Free Markets, Free People

Daily Archives: March 15, 2012


OMG! Rutherford B. Hayes, call your PR agent

Some seriously screwed up history today from the One.  President Obama was pitching hard, trying to again cast Republicans as backward looking types who were a problem for the county because they wanted to exploit fossil fuel (read the whole speech for that context).  He decided to use the way-back machine and take us back to the 19th President of the US who was, surprise, a Republican.

Said Obama:

“One of my predecessors, President Rutherford B. Hayes, reportedly said about the telephone: ‘It’s a great invention but who would ever want to use one?’" Obama said. "That’s why he’s not on Mt. Rushmore."

"He’s looking backwards, he’s not looking forward. He’s explaining why we can’t do something instead of why we can do something," Obama said.

Uh, “that’s why he’s not on Mt. Rushmore?”

My goodness.  Actually in that short statement, Mr. Obama got everything wrong.

Point 1 – Hayes never said that:

So we called up the Rutherford B. Hayes Presidential Center in Fremont, Ohio, where Nan Card, the curator of manuscripts, was plenty willing to correct Obama’s ignorance of White House history. Just as soon as she finished chuckling.

"I’ve heard that before, and no one ever knows where it came from," Card said of Hayes’s alleged phone remark, "but people just keep repeating it and repeating it, so it’s out there."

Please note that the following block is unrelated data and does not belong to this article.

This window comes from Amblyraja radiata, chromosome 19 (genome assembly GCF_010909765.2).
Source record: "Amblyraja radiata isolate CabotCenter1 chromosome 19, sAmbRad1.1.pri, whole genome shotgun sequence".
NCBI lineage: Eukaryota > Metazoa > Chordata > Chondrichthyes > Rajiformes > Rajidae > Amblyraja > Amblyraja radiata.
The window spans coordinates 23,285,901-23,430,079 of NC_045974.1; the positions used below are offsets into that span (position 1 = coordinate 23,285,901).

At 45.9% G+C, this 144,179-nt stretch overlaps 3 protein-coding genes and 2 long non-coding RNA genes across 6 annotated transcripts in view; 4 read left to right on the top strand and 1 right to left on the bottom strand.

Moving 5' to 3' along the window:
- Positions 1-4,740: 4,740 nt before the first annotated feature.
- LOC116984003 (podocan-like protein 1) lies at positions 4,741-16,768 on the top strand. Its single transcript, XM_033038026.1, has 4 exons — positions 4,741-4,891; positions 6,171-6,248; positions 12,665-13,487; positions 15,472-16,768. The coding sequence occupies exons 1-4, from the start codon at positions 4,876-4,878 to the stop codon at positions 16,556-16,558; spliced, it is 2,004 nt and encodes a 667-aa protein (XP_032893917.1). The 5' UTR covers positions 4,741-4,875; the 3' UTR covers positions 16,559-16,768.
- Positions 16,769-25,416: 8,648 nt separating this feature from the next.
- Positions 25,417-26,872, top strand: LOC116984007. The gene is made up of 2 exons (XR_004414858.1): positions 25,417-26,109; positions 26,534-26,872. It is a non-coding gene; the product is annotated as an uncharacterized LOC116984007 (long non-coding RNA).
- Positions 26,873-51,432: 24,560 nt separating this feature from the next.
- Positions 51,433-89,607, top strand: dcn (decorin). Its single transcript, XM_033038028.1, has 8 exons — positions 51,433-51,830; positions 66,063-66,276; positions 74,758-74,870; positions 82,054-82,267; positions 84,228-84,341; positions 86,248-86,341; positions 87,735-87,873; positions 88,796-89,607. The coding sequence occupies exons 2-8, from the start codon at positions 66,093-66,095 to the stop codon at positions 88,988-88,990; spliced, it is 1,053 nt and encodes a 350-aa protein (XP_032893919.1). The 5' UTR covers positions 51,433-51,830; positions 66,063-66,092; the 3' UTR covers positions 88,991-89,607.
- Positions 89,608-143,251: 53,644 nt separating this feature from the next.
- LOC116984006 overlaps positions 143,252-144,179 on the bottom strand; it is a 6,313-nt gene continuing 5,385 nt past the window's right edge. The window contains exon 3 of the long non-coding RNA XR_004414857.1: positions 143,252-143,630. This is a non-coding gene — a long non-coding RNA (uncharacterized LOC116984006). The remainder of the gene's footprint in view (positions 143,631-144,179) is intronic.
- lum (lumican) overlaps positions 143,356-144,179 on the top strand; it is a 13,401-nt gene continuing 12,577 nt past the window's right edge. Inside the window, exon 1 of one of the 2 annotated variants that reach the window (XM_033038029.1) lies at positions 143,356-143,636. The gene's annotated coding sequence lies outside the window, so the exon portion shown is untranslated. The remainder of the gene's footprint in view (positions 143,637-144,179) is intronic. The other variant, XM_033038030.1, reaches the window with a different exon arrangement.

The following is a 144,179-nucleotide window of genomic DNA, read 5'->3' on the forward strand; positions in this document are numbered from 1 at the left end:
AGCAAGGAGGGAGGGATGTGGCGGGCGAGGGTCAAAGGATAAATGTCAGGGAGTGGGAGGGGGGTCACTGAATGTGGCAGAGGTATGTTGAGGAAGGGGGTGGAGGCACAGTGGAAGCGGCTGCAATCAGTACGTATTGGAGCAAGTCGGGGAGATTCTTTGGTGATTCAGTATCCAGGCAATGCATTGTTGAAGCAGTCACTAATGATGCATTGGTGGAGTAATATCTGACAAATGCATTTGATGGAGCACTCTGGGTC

Wait, so Hayes didn’t even say the quote that Obama is mocking him for? "No, no," Card confirmed.

Point 2 – Hayes was a fan of the telephone:

She then read aloud a newspaper article from June 29, 1877, which describes Hayes’s delight upon first experiencing the magic of the telephone. TheProvidence Journal story reported that as Hayes listened on the phone, "a gradually increasing smile wreathe[d] his lips and wonder shone in his eyes more and more.” Hayes took the phone from his ear, "looked at it a moment in surprise and remarked, ‘That is wonderful.’"

Point 3 – Hayes was a forward thinking President who had quite a few firsts to include the first President with … wait for it … a telephone:

In fact, Card noted, Hayes was not only the first president to have a telephone in the White House, but he was also the first to use the typewriter, and he had Thomas Edison come to the White House to demonstrate the phonograph. "So I think he was pretty much cutting edge," Card insisted, "maybe just the opposite of what President Obama had to say there."

But hey, don’t let the truth get in the way of a boffo rhetorical point.